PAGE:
A Jewish Nation or a Democratic State?

The Nation-State Law is a fact. It was passed with a comfortable majority and the Knesset members can go and enjoy their well-deserved recess.
I am an Israeli. I have lived here for forty years. I married an Israeli woman. I have four Israeli children. I live in a small Israeli village. I work for a large Israeli company. I have Israeli friends. Israel is my home.
Years ago, when I lived in this country as a permanent resident because I did not want to relinquish my Dutch citizenship, my children urged me to request Israeli citizenship, because “how can you complain or influence an entity that you are not a part of?” Therefore, I became an Israeli citizen and was allowed to vote for the Knesset and “make my opinion felt”.
Today, being an Israeli is no longer sufficient. The Nation-State Law leaves no doubt or uncertainty: Israel is the home of the Jews and all others will be tolerated at best. Equal rights and all, of course, but do not feel too at home, if you are not Jewish, this is not your home.
The originator of the law, Avi Dichter said it very eloquently in the Knesset: “We were here before you, and we will be here after you”.
So what is next? Where do we go from here? Is this just going to be another one of those “political Crises” we have had for years every second week and which are never properly solved but buried in a committee? (Except the disputes with the Haredi parties of course, which are settled through money). Or is this something that will wake up the population and create a real opposition that will also have an effect in the end?
Opposition to the law has been voiced mainly (but not only!) from left wing organizations and this is encouraging because the resistance to the law has to come from within. It has to come from the Jews.
The fact that the Palestinians deplore the law and make all kinds of comparisons, was expected and may have merit, but it will not make an impact and probably wasn’t meant to do so in any case.
A special case is the Druze community in Israel, a minority of some 140,000 people. The Druze have, from the establishment of the State of Israel, had a special relation with the Jewish State, they strongly identify as Israelis and their sons serve in the army (in fact, according to statistics, a larger percentage of Druze men serve in the IDF than of Jewish men), some in senior positions.
Because of the strong relationship of Israel with the Druze, the Nation-State law did touch a raw nerve in this community and unrest among the Druze population is rising. The issue of the military draft is being discussed again, several Druze career officers already have announced their resignation from the army, Druze Knesset members have petitioned the Supreme Court and the atmosphere in the Druze villages in the North is grim.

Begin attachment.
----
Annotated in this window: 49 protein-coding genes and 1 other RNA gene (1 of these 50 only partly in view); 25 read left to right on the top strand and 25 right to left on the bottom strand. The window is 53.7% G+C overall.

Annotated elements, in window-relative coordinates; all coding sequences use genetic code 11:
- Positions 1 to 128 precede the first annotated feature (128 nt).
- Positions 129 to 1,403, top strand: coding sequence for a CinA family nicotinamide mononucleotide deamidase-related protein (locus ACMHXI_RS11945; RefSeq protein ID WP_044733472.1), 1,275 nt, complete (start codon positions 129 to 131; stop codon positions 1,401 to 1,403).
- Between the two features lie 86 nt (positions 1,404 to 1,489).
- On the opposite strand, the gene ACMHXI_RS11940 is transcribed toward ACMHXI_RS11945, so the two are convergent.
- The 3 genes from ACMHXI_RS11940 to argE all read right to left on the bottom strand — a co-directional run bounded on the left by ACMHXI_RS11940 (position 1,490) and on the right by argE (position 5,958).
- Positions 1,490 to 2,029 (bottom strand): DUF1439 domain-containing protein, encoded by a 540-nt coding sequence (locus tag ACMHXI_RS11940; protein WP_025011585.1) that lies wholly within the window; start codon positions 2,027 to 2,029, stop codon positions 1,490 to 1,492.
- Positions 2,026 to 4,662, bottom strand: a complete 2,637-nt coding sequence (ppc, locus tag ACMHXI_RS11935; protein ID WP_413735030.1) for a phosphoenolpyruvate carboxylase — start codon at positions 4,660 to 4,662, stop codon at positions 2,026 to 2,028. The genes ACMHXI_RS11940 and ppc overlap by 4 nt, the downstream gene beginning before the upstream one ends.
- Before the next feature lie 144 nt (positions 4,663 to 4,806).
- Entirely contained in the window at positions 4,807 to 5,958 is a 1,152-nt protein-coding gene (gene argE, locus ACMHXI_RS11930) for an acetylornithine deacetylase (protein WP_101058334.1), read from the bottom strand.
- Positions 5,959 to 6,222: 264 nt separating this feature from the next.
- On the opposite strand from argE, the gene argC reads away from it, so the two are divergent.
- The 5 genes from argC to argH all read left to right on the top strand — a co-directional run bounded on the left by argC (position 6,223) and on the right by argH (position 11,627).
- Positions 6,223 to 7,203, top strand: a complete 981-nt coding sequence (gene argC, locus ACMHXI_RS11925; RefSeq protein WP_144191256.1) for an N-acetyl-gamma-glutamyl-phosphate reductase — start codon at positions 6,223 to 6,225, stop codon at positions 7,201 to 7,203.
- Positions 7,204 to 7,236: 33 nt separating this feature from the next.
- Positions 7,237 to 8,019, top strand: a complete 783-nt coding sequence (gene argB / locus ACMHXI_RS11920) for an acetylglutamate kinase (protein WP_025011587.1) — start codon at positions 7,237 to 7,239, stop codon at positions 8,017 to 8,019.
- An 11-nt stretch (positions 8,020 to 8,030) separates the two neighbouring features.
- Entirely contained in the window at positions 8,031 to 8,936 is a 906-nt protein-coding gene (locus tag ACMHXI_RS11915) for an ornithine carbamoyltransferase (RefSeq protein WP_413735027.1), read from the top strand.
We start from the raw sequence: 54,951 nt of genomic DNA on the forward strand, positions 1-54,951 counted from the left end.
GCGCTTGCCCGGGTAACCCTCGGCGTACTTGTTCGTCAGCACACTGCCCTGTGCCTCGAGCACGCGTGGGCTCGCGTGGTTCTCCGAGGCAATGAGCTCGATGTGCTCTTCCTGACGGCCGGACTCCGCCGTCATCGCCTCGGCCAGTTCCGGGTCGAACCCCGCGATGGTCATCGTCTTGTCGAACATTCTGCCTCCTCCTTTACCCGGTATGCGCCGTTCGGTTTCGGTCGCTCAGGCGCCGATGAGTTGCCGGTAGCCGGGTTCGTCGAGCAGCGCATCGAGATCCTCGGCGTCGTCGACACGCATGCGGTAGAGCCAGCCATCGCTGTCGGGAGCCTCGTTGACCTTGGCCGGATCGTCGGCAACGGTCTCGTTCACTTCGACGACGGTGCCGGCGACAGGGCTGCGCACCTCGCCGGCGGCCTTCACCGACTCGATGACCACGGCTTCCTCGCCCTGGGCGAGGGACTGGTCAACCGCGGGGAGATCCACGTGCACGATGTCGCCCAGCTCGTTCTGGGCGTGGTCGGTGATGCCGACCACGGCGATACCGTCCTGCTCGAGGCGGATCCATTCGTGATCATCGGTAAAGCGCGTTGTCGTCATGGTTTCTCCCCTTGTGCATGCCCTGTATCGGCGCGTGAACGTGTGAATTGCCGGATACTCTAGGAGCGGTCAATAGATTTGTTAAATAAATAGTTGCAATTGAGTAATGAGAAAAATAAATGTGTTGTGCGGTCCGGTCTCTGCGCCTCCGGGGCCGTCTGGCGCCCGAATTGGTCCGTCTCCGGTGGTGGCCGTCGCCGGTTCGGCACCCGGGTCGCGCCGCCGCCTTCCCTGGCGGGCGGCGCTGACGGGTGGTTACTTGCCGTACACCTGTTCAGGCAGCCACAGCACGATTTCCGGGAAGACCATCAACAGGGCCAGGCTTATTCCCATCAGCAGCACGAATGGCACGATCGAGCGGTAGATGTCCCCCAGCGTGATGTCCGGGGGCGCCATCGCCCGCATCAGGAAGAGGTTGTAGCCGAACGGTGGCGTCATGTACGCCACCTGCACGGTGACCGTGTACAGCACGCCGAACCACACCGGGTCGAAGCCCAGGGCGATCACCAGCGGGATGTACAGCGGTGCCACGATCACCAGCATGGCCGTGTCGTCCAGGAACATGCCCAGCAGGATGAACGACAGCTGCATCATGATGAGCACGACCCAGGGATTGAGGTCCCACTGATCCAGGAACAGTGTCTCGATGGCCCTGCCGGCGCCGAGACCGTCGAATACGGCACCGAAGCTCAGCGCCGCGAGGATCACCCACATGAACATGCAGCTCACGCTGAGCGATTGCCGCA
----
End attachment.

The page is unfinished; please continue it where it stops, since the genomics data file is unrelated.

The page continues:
Prime Minister Netanyahu, who is too shrewd a politician not to have seen this coming (but had more pressing reasons for having the law passed), did get worried by the strong Druze reaction and (surprisingly!) set up a commission to deal with the rights and the status of the Druze in Israel.
Because of the urgency of the matter, the committee did meet quickly and even Netanyahu took part in the discussions. Some form of agreement was in the works, but the last meeting of the committee lasted only minutes, before Netanyahu left in anger, ostensibly because one of the Druze participants used the word “Apartheid” to describe what Israel as a State has become.  The term “Apartheid” describes the legally sanctioned discrimination based on race that was the basis of South African law from the 60s until the early 90s and is very specific to the local South African situation. But, in a generalized manner, where “Apartheid” is a separation between segments of the population based on race, where one dominant race receives more rights and privileges than the others, the situation in Israel may be analyzed as certainly heading in that direction and it is frightening to ponder the consequences of this trend, both short-term and long-term.
However, semantics is the least of Israel’s problems in this matter. Netanyahu is very conscientiously and in a very focused manner, attempting to deal with the crisis of confidence with the Druze community, by making suggestions on the position of the Druze in Israel society, and of course by promising to spend money.  And the Druze leadership is falling for this sly tactics, or maybe they are simply taking what they can get and will gain improvement of the situation of the Druze community and to hell with the rest.  It is maybe a very pragmatic approach, make the best of the situation that has arisen, but it will not solve the main problem that Israel has to deal with: an encroaching racism that has now been enshrined in law.
On Saturday evening, a large demonstration was held in Tel Aviv, organized by the Druze community to protest the Nation-State law. I did not go. This was not my demonstration and I think it was a mistake of the Druze community to organize it. The demonstration, the opposition to this racist law has to come from the Jews. The Druze may gain “special status” in Israel, which may be beneficial to them but will only make them accomplices to legally sanctioned racism. The Jews have to come to the understanding that the Zionist idea has sprouted the kind of situations the Jews were trying to escape from and that the Jewish Nation may indeed be a Jewish Nation but it is a racist State. The repeal of the Nation-State law has to come from pressure that the Jews exert on their government. Only then, the trend towards apartheid may be reversed and Israel can again start to concentrate on being a Democratic State and the home of all its inhabitants.
I may even start to feel “at home” here.